The header photograph was taken by Paul Waine, and shows Bev Wears of the British Lung Foundation and Rebecca Oxley, post-doctoral researcher on the Life of Breath. Paul is a member of Breathe Easy Durham Dales, and has written a poem inspired by the Life of Breath, as well as an account of the group’s meeting on November 3rd 2016, which was place as part of the Life of Breath’s Breathing Space meeting. He writes:
Life of Breath
Breathing is a function of life
Each breath assisted by a diaphragm
Helps oxygenated air permeate lungs
Where alveoli are rife
Surrounding alveoli are capillaries
Absorbing oxygen into the blood
Oxygenated blood sent to the heart
Is pumped to each cellular part
After cellular use, a chemical is made
Carbon dioxide’s absorbed in the blood
Lungs receives it for expulsion
When every breath is exhaled
Pure respiratory systems are vital
To ensure healthy bodies exist
Exertive breathlessness is healthy
Whether a runner, climber or cyclist
Contaminated air fouls the lungs
Breathlessness will then persist
Life of breath gets shortened
Aware! Unhealthy bodies exist
Life of breath is measured
By human attitude to life
On November 3rd, Durham Dales Breathe Easy Group were invited to attend the Life of Breath ‘Breathing Space’ meeting at Hatfield College in Durham. On arrival the group were greeted by Anthropologist, Dr Rebecca Oxley and Bev Wears (Northern Service Development Manager with British Lung Foundation). Mary Robson (Creative Facilitator) introduced the meeting and hoped the group would learn more about Life of Breath. Dr Oxley gave a general oratory of the project’s diverse entities that are indicative to breathing and breathlessness. The Durham team are working in tandem with Bristol University.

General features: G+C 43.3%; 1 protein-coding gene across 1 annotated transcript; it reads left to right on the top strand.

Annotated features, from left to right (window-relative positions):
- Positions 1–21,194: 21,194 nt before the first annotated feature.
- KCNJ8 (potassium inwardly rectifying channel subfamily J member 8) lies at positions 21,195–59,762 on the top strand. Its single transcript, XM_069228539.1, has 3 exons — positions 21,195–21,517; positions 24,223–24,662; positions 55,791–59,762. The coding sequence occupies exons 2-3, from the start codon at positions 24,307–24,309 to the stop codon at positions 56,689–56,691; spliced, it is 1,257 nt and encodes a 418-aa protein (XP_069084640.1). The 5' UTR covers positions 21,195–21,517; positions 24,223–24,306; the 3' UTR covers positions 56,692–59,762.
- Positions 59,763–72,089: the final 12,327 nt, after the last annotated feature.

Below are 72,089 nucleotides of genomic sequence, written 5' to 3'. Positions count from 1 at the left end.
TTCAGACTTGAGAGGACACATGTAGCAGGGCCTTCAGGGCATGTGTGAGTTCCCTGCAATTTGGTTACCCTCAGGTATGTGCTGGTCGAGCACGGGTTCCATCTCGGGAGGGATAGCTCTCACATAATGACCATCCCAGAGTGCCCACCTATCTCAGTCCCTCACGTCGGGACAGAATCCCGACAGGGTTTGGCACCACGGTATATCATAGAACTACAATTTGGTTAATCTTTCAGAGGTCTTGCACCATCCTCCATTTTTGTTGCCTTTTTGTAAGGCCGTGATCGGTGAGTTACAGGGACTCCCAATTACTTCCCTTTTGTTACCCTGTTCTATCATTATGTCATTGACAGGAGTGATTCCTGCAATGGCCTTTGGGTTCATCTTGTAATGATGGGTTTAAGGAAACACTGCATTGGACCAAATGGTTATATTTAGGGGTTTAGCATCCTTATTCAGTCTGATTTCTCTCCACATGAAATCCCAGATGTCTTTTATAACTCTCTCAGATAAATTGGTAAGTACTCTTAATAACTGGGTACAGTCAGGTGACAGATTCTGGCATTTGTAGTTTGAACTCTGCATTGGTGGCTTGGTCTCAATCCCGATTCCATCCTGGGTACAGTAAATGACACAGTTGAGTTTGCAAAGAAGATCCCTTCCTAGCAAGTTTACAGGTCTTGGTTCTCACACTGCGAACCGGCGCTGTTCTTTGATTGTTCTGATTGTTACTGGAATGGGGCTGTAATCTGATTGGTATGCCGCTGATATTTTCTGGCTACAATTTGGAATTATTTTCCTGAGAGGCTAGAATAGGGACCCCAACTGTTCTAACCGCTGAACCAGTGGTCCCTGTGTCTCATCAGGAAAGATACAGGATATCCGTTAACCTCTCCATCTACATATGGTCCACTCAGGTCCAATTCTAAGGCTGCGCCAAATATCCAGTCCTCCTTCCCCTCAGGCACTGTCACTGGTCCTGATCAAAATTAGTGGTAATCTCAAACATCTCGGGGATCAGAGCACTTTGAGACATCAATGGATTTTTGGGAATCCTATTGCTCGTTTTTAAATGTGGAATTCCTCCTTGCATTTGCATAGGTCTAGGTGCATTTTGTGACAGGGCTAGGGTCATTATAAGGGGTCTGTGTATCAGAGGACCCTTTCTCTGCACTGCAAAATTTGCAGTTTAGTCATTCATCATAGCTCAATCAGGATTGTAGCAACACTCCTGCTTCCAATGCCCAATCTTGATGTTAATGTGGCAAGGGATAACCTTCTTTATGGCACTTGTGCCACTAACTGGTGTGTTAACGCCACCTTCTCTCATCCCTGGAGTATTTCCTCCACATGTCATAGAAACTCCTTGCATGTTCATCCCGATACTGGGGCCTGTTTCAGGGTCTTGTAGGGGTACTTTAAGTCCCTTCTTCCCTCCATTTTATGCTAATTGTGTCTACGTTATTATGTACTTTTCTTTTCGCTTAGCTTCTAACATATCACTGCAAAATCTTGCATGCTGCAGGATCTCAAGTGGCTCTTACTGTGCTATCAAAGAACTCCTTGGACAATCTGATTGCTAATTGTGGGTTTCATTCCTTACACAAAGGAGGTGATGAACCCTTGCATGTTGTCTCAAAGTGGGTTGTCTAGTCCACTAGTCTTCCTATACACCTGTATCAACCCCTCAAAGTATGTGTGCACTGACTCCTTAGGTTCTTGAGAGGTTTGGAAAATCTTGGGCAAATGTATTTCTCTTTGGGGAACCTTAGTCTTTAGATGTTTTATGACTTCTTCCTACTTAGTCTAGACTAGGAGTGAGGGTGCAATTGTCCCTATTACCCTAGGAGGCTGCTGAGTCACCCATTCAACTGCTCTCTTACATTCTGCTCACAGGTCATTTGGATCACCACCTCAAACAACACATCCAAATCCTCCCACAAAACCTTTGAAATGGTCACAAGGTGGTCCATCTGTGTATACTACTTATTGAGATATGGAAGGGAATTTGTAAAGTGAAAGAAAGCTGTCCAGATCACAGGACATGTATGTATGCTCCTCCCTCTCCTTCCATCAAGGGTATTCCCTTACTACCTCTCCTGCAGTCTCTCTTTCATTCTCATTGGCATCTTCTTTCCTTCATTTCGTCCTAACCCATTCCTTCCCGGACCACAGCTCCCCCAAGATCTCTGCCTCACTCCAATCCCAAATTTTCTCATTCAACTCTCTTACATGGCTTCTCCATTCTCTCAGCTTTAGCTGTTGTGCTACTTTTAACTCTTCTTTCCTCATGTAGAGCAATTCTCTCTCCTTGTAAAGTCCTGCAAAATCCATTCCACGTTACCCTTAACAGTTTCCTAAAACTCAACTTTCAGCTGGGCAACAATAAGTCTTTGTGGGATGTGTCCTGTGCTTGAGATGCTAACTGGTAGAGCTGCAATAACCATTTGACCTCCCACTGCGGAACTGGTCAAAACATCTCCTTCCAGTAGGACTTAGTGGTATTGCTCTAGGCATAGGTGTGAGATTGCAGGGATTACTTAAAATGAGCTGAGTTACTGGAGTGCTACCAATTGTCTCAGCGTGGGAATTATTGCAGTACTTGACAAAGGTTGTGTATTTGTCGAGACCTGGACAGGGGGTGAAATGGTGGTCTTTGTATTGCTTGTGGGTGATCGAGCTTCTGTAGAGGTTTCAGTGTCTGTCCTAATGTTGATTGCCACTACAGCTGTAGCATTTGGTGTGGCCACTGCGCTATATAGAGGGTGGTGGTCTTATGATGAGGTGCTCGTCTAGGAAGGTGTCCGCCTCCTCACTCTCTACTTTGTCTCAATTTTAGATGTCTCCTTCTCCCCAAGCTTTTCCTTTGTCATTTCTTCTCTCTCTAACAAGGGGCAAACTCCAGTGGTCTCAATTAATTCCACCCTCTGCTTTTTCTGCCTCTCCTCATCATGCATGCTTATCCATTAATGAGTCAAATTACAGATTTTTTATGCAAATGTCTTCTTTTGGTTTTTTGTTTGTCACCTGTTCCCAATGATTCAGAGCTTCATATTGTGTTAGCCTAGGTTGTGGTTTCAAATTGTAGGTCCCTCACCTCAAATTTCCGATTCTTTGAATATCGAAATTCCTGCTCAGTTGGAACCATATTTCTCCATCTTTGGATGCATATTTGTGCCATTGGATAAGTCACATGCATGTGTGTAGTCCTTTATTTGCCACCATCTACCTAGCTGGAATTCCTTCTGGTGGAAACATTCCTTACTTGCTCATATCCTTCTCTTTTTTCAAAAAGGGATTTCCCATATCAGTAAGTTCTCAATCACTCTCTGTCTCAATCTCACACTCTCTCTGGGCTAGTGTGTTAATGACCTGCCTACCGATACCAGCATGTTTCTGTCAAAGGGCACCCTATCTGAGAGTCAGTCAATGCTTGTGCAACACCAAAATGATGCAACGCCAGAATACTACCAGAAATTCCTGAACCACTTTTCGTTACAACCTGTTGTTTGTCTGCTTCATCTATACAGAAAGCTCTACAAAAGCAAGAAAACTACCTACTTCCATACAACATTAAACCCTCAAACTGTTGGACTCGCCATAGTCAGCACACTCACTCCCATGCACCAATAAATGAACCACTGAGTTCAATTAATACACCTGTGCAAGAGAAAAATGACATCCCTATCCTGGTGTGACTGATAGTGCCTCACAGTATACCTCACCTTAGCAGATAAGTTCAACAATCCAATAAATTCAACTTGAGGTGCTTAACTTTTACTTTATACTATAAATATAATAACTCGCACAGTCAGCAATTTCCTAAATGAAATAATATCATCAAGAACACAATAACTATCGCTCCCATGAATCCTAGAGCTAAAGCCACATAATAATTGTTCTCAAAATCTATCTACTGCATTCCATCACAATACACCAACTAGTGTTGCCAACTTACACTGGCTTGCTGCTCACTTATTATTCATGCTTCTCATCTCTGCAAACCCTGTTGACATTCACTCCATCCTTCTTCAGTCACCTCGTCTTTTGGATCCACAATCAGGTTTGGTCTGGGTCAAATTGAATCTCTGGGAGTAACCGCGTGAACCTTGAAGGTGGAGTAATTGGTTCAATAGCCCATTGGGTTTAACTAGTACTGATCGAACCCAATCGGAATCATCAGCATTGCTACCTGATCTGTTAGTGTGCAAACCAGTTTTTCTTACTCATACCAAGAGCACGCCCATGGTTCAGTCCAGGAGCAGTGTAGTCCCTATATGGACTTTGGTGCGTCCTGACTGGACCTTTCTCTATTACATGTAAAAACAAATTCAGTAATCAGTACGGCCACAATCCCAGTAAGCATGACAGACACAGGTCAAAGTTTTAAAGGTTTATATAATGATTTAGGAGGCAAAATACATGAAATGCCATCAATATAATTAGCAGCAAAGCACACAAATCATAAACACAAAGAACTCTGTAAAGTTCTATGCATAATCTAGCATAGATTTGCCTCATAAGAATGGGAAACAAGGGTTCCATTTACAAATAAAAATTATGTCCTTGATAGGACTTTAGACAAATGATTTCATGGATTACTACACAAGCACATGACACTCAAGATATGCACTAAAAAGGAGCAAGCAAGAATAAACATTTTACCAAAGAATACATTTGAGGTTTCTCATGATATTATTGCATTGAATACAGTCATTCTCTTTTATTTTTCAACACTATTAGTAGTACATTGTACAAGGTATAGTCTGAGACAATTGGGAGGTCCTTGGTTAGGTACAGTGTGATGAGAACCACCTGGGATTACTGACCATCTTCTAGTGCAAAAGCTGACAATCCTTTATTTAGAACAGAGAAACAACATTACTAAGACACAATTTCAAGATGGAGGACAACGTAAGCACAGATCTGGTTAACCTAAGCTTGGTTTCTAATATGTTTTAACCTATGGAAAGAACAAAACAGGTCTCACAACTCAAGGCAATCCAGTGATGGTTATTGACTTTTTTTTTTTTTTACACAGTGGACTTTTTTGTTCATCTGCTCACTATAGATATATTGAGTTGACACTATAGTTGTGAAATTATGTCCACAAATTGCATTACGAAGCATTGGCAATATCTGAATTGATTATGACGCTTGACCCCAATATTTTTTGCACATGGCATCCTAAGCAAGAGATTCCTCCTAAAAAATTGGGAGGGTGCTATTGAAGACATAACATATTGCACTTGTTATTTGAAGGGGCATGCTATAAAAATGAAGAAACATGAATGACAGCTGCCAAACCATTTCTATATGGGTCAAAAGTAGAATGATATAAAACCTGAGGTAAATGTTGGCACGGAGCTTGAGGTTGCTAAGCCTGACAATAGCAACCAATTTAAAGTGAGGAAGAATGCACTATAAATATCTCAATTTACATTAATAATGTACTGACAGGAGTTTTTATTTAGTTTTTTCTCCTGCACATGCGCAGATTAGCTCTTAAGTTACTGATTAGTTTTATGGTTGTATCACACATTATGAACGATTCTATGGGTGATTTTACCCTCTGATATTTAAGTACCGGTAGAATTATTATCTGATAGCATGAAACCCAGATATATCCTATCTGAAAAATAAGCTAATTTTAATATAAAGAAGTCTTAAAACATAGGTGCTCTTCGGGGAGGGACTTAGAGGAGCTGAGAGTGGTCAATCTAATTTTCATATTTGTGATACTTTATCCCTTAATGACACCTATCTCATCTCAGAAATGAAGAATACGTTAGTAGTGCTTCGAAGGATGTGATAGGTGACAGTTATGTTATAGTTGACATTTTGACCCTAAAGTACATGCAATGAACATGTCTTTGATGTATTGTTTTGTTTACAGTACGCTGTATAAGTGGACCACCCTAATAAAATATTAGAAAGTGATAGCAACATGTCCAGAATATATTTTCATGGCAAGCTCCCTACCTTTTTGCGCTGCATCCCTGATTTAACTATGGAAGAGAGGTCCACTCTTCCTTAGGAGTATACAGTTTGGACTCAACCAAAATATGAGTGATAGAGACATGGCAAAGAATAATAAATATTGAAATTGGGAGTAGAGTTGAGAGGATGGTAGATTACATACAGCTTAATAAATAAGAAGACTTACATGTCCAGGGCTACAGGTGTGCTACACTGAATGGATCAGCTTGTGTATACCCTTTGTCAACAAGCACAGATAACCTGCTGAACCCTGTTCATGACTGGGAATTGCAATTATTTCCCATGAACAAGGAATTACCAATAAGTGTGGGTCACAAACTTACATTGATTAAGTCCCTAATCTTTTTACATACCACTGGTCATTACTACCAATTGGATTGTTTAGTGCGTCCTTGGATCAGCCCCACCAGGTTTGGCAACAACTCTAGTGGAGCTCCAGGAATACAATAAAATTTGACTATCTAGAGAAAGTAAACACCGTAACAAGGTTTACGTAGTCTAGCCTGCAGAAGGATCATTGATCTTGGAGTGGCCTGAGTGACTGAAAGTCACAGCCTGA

Professor Jane Macnaughton of Durham University said their research in encapsulating diverse aspects of anthropology, philosophy, arts and medicine does have an impact on respiratory diseases. In answer to a difficult question regarding measurement of breath, Professor Macnaughton confirmed that the environment, physical activity or stresses are such traits assessed with varied results. Jayne Wilton, an exponent of the breath drawing, said the image shown on the postcard represents an experiment visualising her own breath measurement. Invisible breath becoming visible!
Arousing further interest, members were split into different groups to converse with some of the Life of Breath team. In our group Dr Andrew Russell, Co-Investigator with Durham University, Havi Carel a Professor of Philosophy with Bristol University, and Bristol GP Dr Gene Feder answered questions regarding individual respiratory problems. Discussions with a small group proved invaluable; learning how each individual copes with COPD. The group was given refreshments before Mary Robson brought the meeting to a close.
Chairman Harry Brown thanked the Life of Breath team for inviting Breathe Easy members to the college. He said the meeting was informative and appreciated the hospitality afforded. During our return home all members expressed their interest and delight in having received a warm reception.